Flu Season: Tips for Staying Healthy in 2020
Last year's flu season ended just as COVID-19 began to appear in significant numbers across the United States, so epidemiologists and medical experts got a glimpse of what could happen when influenza and COVID-19 overlap. They found that people can get both flu and COVID-19 at the same time, and that recovering from flu does not protect you from COVID-19. There’s also concern about whether this year’s flu season may further strain the country's already exhausted healthcare system. In the 2019-2020 flu season, there were an estimated 56 million flu cases, with as many as 26 million people requiring medical visits and more than 500,000 needing hospital admissions.
As of November 23, 2020, there are an estimated 12.3 million COVID-19 cases in the U.S. and more than 58.5 million worldwide. So far, the seasonal influenza activity in the U.S. remains lower than usual for this time of year. The U.S. Centers for Disease Control and Prevention (CDC) will begin reporting infection rates later in the season.
With influenza and COVID-19 cases expected to spread this fall and winter, it’s vital to know how to protect yourself and your family with preventative measures. We can all prepare for the worst and hope for the best. With that in mind, here are some tips for staying healthy this winter from both influenza and COVID-19.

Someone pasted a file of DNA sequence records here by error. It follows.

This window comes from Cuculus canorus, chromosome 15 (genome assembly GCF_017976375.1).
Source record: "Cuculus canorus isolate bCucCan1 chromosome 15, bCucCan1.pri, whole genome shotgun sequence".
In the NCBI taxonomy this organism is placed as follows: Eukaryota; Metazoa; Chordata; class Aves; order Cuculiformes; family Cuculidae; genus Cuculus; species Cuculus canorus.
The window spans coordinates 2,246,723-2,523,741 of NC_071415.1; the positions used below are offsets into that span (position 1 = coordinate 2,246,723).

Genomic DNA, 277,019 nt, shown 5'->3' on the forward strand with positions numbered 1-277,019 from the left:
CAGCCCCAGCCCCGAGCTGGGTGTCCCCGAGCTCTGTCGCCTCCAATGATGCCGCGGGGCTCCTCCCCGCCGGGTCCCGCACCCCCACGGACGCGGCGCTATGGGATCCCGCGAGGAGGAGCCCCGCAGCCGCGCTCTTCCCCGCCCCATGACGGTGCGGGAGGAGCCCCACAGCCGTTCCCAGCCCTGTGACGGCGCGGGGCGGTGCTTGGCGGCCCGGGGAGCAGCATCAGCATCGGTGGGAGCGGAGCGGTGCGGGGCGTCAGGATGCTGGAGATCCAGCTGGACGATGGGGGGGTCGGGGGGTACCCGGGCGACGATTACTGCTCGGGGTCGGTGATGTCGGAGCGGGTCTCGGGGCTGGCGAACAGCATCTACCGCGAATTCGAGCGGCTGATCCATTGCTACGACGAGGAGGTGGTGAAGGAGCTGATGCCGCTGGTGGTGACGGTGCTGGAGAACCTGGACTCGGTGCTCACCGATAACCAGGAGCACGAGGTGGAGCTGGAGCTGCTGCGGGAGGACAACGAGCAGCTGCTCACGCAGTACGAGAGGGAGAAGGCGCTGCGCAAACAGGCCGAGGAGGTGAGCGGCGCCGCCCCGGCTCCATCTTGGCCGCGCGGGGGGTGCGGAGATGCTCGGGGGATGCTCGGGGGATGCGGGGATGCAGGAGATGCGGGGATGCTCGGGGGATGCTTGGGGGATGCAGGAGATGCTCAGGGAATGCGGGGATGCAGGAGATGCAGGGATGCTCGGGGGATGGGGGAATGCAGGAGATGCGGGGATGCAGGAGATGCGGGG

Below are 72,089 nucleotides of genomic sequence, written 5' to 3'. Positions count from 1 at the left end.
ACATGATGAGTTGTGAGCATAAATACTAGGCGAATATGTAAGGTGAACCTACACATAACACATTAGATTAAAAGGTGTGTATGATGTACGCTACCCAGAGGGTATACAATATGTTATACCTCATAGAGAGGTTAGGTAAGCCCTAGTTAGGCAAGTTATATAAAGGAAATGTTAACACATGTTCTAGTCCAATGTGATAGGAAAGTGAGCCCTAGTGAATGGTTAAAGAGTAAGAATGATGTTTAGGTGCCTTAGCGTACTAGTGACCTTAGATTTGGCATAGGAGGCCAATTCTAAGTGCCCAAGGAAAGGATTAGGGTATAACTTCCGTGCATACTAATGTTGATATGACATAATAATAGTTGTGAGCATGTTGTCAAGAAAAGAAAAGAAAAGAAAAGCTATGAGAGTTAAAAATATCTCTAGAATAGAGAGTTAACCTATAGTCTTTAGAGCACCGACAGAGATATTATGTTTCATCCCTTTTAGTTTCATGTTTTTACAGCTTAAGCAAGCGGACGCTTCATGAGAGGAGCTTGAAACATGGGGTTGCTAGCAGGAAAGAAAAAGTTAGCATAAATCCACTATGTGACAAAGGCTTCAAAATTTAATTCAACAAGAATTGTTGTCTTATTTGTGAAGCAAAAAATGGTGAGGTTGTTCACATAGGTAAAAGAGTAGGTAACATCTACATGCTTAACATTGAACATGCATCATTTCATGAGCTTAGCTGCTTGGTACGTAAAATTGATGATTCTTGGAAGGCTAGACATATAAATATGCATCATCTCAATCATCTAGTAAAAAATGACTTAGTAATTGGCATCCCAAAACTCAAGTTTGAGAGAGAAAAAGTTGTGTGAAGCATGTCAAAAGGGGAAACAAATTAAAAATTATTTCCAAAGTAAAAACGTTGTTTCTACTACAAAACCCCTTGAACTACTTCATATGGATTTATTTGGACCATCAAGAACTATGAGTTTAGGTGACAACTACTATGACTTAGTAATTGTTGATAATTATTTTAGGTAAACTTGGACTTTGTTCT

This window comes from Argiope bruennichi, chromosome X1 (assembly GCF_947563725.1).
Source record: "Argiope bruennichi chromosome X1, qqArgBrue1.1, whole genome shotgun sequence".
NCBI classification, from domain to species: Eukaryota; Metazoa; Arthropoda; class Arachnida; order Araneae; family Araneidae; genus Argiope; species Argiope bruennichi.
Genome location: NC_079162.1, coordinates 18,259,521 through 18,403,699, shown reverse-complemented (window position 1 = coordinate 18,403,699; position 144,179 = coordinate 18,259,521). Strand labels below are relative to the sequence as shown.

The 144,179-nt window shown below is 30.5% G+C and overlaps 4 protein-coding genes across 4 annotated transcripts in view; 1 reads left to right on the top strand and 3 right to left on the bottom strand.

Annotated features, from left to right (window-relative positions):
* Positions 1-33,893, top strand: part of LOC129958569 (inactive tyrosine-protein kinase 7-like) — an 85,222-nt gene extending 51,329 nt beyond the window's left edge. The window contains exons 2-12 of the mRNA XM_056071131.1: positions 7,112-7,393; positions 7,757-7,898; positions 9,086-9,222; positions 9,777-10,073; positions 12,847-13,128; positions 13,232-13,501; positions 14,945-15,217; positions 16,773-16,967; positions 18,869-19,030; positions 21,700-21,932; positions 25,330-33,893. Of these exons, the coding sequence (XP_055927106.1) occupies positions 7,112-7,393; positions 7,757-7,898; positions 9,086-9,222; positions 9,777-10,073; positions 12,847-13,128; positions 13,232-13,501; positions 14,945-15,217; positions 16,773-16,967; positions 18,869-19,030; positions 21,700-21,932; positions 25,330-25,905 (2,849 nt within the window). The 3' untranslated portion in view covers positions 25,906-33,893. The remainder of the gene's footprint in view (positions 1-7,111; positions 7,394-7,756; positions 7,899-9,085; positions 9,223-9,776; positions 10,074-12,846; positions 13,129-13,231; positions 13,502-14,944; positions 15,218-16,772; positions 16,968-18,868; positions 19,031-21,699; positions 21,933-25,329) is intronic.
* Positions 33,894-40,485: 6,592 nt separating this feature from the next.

COVID-19 & the Flu Share Similar Symptoms
The disease COVID-19 and influenza share many similarities. Both illnesses can be spread through respiratory droplets in the air when an infected person coughs, sneezes, or talks, as well as when people touch a surface or object contaminated with the virus, and then touch their mouth, nose, or eyes. Therefore, we all need to be extra vigilant about monitoring even the mildest symptoms. Both COVID-19 and the flu share many symptoms to varying degrees, such as fever, fatigue, muscle pain, body aches, sore throat, shortness of breath, headache, coughing, and runny or stuffy nose. One major difference is that COVID-19 is more likely to cause a loss of taste or smell.
After a person is exposed to an influenza virus or SARS-CoV-2, the novel coronavirus that causes the disease COVID-19, it can take several days to see symptoms. COVID-19 symptoms can take as long as 14 days to appear after an exposure. Both illnesses also pose a risk of serious complications, such as pneumonia, fluid in the lungs, heart attack, stroke, and inflammation of the heart, brain, or muscle tissues.
Alarmingly, experts believe that it’s possible to get the flu and COVID-19 at the same time. Having both infections simultaneously could greatly impact your immune system and create a host of serious symptoms. Hospitals are typically overrun with serious influenza cases every year, and a health disaster like a “twindemic” would undoubtedly overwhelm their capacity.
Tips to Avoid Influenza